> >> >As you can see, not only are the stars in the individual frames elongated but the angle of elongation also changes between exposures.
        > >> >
        > >> >Any additional comments?
        > >> >
        > >> >Thank you.
        > >> >
        > >> >Gordon Mandell
        > >> >
        > >> >--- In ccd-newastro@yahoogroups.com, "mandellgl" <gmandell@> wrote:
        > >> >>
        > >> >> Hi Steve.
        > >> >>
        > >> >> Thank you for your comments.
        > >> >>
        > >> >> From what you say, differential flexure is probably the cause. I am using a separate guidescope. The guidescope camera and imaging cameras are aligned (as well as possible) with the RA and Dec axes, so if guiding errors were the cause of the elongation, I would see the elongation primarily in the x or y axes. What I see is uniform elongation over the entire field and in a diagonal direction.
        > >> >>
        > >> >> Here is a link to a image showing the star elongation. It is a 1200 sec, guided subexposure.
        > >> >>
        > >> >> http://tinyurl.com/yd9c5ke
        > >> >>
        > >> >> Gordon Mandell
        > >> >>
        > >> >>
        > >> >> --- In ccd-newastro@yahoogroups.com, "sc02492" <sc02492@> wrote:
        > >> >> >
        > >> >> > Gordon,
        > >> >> >
        > >> >> > Field rotation would show an arc-like pattern, worse at the periphery, and centered around the location of the guide star (which could be located outside of your FOV).
        > >> >> >
        > >> >> > Field curvature would show up as poorer focus at the periphery of the field, as opposed to the center (assuming that you used a central star to focus). This may not always reveal itself as "less tight" round stars, however. It may start to show optical aberrations at the periphery of the field (such as coma or astigmatism), that are only revealed by the fact that stars in the periphery are out of focus due to the effects of field curvature. In such cases, the effect would still be more prominent in the periphery and would not be uniform throughout the FOV.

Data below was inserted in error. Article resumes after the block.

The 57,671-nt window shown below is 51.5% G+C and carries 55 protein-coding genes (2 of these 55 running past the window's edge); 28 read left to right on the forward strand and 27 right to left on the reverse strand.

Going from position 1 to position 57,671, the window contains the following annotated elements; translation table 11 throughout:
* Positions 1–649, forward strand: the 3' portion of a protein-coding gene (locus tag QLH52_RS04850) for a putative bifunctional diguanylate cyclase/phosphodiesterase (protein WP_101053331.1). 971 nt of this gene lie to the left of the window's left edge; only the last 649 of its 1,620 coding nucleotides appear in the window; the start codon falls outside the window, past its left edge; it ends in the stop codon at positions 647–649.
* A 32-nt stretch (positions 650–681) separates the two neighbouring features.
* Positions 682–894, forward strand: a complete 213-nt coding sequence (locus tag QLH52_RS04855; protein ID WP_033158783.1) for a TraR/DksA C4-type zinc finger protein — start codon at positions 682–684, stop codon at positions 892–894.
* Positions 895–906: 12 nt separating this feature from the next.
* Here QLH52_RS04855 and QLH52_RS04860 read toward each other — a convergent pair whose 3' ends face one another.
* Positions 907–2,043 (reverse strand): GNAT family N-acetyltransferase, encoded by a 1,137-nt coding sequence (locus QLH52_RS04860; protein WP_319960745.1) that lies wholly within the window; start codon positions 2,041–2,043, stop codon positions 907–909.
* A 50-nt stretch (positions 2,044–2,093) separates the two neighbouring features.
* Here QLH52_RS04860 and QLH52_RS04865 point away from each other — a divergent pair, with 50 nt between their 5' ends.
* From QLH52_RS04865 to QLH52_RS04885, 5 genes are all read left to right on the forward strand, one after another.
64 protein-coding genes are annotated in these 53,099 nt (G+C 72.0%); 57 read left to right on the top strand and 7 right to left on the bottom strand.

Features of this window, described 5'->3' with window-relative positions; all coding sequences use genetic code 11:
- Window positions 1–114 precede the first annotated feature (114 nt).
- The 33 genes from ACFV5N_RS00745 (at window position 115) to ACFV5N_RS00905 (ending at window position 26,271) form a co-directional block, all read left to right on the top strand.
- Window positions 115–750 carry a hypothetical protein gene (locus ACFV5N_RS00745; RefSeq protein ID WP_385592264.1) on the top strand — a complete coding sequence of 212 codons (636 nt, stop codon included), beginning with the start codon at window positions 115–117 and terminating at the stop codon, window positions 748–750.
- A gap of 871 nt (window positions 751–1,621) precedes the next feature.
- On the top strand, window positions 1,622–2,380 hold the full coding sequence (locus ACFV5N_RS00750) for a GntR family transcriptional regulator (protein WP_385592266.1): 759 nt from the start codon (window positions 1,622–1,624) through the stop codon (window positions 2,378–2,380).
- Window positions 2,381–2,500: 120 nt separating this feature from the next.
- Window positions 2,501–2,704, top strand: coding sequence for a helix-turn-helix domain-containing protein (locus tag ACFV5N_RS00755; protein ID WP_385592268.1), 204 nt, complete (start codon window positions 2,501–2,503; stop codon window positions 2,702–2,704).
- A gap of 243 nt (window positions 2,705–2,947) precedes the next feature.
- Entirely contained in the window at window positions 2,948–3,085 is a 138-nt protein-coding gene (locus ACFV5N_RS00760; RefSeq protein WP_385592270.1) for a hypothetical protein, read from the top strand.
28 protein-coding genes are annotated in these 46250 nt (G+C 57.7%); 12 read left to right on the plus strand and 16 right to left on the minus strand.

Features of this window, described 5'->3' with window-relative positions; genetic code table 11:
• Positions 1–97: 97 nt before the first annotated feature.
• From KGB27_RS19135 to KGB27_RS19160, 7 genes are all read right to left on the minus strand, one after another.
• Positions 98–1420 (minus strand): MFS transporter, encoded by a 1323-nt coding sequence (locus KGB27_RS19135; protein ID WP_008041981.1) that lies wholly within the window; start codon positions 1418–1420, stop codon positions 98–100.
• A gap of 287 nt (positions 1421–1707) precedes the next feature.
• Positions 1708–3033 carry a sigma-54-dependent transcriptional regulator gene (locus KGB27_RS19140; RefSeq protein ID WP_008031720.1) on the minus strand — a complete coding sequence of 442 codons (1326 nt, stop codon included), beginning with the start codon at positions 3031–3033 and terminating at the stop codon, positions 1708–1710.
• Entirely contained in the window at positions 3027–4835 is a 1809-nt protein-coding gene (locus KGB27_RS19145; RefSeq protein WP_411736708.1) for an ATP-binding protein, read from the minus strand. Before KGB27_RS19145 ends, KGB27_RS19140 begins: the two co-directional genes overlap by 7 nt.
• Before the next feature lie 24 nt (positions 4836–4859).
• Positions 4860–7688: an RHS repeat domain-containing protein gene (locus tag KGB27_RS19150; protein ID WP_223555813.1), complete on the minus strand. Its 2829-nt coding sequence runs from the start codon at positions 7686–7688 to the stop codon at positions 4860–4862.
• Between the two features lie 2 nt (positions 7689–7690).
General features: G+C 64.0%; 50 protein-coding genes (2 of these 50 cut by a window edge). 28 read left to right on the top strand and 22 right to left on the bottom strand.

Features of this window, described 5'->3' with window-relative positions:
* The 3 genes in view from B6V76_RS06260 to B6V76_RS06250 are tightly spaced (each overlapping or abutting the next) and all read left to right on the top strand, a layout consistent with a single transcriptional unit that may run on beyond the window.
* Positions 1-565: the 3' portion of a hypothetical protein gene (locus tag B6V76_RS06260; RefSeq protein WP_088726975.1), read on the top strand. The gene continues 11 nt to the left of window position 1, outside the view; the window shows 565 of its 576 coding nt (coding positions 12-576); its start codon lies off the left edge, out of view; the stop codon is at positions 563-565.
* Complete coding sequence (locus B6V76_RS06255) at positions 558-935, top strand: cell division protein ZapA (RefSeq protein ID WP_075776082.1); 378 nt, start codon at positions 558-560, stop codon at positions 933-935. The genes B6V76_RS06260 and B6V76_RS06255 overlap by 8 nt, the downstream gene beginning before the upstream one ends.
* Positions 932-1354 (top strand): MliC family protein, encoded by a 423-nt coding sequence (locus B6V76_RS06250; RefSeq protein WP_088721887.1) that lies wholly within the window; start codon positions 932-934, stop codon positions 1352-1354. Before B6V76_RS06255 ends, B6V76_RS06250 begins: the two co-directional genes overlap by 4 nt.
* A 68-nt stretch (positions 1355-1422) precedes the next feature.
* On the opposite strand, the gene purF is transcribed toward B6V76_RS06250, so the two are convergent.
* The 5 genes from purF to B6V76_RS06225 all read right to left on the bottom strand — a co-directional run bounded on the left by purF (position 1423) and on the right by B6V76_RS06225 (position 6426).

> >> >> >
        > >> >> > Guide errors can cause uniform elongation throughout the FOV, that would be worse with longer exposures, as in your case. However, the tell-tale sign of such errors is that they would generally be in the direction of the RA axis. I am over-simplifying, because it's possible to get guiding errors in DEC, but assuming that your polar alignment is good, and that you do not have major issues with backlash, then most guiding errors reveal themselves in RA.
        > >> >> >
        > >> >> > Finally, there is differential flexure. This in my experience is the most vexing problem to correct. You would see elongation that is uniform throughout the FOV and worse the longer the exposure, and it would not necessarily conform to the RA or DEC axis. If your elongation is like this (i.e., not conforming to the RA or DEC axes), and if you are using a system prone to differential flexure (for instance, a long focal length with a separate guidescope, especially an SCT with the potential for mirror flop, etc.) then this is a distinct possibility. Tracking down the source of flexure can be very difficult, if not impossible, since you don't need much flexure to ruin a relatively long sub.
        > >> >> >
        > >> >> > One of the advantages of the SBIG self guiding system, with a separate guidechip built into the camera, is that differential flexure is eliminated. The other approach is to use an off axis guider. If you are using either of these guiding systems, then differential flexure is unlikely. Otherwise, it is something to consider.
        > >> >> >
        > >> >> > Steve
        > >> >> >
        > >> >> >
        > >> >> > Steve Cannistra
        > >> >> > http://www.starrywonders.com
        > >> >> >
        > >> >> >
        > >> >> >
        > >> >> > --- In ccd-newastro@yahoogroups.com, "GordonM" <gmandell@> wrote:
        > >> >> > >
        > >> >> > > Hello Friends.
        > >> >> > >
        > >> >> > > What does differential flexure look like compared to guiding errors, field rotation from poor polar alignment or field curvature?
        > >> >> > >
        > >> >> > > I am getting star elongation that is uniform over the entire field, although the angle of elongation changes from one exposure to the next. It decreases in magnitude as the exposure times decrease. Any guided exposures less than 720 seconds are fine.
        > >> >> > >
        > >> >> > > Any help would be appreciated.
        > >> >> > >
        > >> >> > > Thanks in advance.
        > >> >> > >
        > >> >> > > Gordon Mandell
        >
        >
        > Clear Skies ......
        >
        > Klaatu Barada Nikto ...
        >
        > Frank S (Sandy) Barnes III
        > TwinOaks Observatory
        > http://www.skyimager.com
        > SBarnes@...
        >